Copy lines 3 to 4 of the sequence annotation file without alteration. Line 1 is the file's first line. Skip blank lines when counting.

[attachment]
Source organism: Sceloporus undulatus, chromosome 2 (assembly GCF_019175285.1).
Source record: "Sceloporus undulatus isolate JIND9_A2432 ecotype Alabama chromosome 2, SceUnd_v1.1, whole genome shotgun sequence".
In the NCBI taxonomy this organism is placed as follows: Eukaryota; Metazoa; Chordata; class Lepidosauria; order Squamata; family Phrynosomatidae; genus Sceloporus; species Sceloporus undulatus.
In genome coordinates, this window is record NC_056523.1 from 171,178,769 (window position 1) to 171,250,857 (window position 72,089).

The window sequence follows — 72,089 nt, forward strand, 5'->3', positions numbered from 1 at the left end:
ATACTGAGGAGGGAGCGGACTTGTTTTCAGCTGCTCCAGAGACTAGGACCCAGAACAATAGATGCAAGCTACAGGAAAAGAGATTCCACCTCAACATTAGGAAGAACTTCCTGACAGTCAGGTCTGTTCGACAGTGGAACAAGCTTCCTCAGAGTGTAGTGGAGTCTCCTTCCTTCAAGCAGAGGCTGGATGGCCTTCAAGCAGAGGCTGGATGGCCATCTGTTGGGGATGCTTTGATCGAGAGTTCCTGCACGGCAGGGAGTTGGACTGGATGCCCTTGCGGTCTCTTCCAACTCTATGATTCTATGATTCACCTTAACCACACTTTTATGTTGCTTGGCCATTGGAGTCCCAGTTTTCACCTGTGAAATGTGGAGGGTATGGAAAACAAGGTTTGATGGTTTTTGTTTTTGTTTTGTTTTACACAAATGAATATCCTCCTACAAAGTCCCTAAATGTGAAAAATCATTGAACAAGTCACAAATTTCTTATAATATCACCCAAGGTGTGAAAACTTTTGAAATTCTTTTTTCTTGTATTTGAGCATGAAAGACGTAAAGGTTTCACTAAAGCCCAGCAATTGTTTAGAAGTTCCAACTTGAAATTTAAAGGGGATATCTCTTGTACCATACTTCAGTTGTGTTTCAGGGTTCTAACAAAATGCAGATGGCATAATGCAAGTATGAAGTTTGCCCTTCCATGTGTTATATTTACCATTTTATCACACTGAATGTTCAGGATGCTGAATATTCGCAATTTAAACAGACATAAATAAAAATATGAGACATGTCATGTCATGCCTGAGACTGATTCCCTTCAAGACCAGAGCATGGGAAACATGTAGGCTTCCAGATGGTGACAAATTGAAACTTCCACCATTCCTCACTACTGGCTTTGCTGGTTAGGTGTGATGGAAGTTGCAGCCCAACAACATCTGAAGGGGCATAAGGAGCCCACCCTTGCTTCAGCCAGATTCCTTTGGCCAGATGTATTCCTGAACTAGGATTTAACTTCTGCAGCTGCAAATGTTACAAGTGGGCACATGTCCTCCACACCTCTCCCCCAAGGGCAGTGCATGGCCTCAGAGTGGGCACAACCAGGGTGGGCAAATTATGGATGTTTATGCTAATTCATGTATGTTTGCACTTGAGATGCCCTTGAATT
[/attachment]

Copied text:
In the NCBI taxonomy this organism is placed as follows: Eukaryota; Metazoa; Chordata; class Lepidosauria; order Squamata; family Phrynosomatidae; genus Sceloporus; species Sceloporus undulatus.
In genome coordinates, this window is record NC_056523.1 from 171,178,769 (window position 1) to 171,250,857 (window position 72,089).